Lara Bazelon of Slate magazine includes Wayne County Prosecutor Kym Worthy among targets in a roundup headlined: "The Innocence Deniers: When convictions are clearly wrong, these prosecutors don’t just hinder justice—they actively work against it."
Worthy has a rep as a crusader against crime in a city with pervasive crime. Who doesn't love that? She's also aggressively pushed for funding to process rape kits and isn't afraid to charge cops criminally. More kudos.
But some complain that she, like some other counterparts elsewhere, fights too hard against reversing convictions when the evidence strongly suggests innocence.
"Many prosecutors accept this responsibility and, when proven wrong, ask the judge to dismiss a case or settle by way of a plea bargain," the author writes. "But too many do not. Indeed, there is a class of prosecutors that might fairly be called innocence deniers."
"These prosecutors do not 'do justice' as the Supreme Court defines it. Instead, they delay justice and in some cases actively work against it. When a prisoner is exonerated by a lower court, these prosecutors double and triple down, filing appeal after appeal."
In Worthy's case, the author cites a glaring example of denying justice: Davontae Sanford, who was 14 in 2008 when he confessed to murdering four people in an east side Detroit drug house. Bazelon writes:
Left alone with detectives in a late-night interrogation, Sanford says he broke down after being told he could go home if he gave them “something.” On the advice of a lawyer whose license was later suspended for misconduct, Sanders pleaded guilty in the middle of his March 2008 trial and received a sentence of 39 to 92 years in prison.
Sixteen days after he was sentenced, a hit man named Vincent Smothers told the police he had carried out 12 contract killings, including the four Sanford had pleaded guilty to committing.
Smothers explained that he'd worked with an accomplice, Ernest Davis, and he provided a wealth of corroborating details to back up his account. Smothers told police where they could find one of the weapons used in the murders; the gun was recovered and ballistics matched it to the crime scene. He also told the police he had used a different gun in several of the other murders, which ballistics tests confirmed. Once Smothers’ confession was corroborated, it was clear Sanford was innocent. Smothers made this point explicitly in an 2015 affidavit, emphasizing that Sanford hadn’t been involved in the crimes "in any way."
State Police Step In
Smothers and Davis weren't charged with the murders.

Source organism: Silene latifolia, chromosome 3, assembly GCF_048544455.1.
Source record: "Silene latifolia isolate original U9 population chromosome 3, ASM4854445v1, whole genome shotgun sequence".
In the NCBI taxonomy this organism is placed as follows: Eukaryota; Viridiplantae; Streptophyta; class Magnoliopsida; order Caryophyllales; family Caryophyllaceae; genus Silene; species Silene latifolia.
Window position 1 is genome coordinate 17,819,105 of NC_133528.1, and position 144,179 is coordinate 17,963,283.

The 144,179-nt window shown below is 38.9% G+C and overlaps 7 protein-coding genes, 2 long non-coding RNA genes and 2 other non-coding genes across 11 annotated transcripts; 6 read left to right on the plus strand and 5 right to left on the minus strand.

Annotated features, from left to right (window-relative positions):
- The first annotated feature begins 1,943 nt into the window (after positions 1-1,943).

In 2015, the Michigan State Police began to re-investigate the case, and a year later issued a 117-page report detailing compelling evidence that Smothers and Davis were guilty; that Sanford was innocent; and that Detroit’s then-deputy police chief, James Tolbert, lied to convict Sanford.
Nine years into his sentence, Worthy finally agreed to his release—but only because of Tobert's misconduct.
Worthy ignored the state police's recommendation to bring perjury charges against Tolbert and murder charges against Smothers and Davis. She also insisted Sanford was still guilty, pointing to his confession.
Richard Wershe Jr.
Slate doesn't mention Worthy's almost irrational crusade to keep Richard Wershe Jr. ("White Boy Rick)" behind bars for life.
He was sentenced to life in prison as a teenager in the late 1980s for cocaine trafficking. He was guilty and deserved some time, no question. But he also cooperated with law enforcement authorities on major cases both before he went to prison and while he was behind bars.
For perspective: Salvatore "Sammy the Bull" Gravano, underboss of the Gambino crime family in New York, confessed to a role in 19 murders and was sentenced to five years in prison in exchange for his cooperation against the mob.
Worthy opposed Wershe's parole at every turn, portraying him as a danger to society and falsely making him out to be a dangerous drug lord like the late Pablo Escobar. He was hardly that.
FBI agents and federal prosecutors, who were familiar with his extremely helpful cooperation in big cases, pushed for his parole, but to no avail.
Finally, last year, Worthy agreed not to oppose his parole. In July, after nearly 30 years behind bars, Michigan's Parole Board voted to release him from prison.
Problem is, Wershe had another conviction in Florida, where he was charged as part of a car theft ring while living under the witness protection program.
Worthy made it clear to Florida authorities, according to reports, that they should come down hard on Wershe, who got five years.
After his release from Michigan, Wershe was taken to Florida where is serving out that term, minus good time and possibly other considerations. Worthy had no interest in intervening there and helping right an injustice she perpetuated for many years here in Detroit.
The good news is that Worthy is launching a Conviction Integrity Unit, headed by Valerie R. Newman, to review possible wrongful convictions. Newman was recruited from the State Appellate Defender Office, where she spent 26 years -- her full legal career -- representing indigent defendants in criminal cases. Her LinkedIn page describes a "passion for a fair and just criminal justice system."
That move might help Worthy get off the innocence deniers list. It's not a good place to be.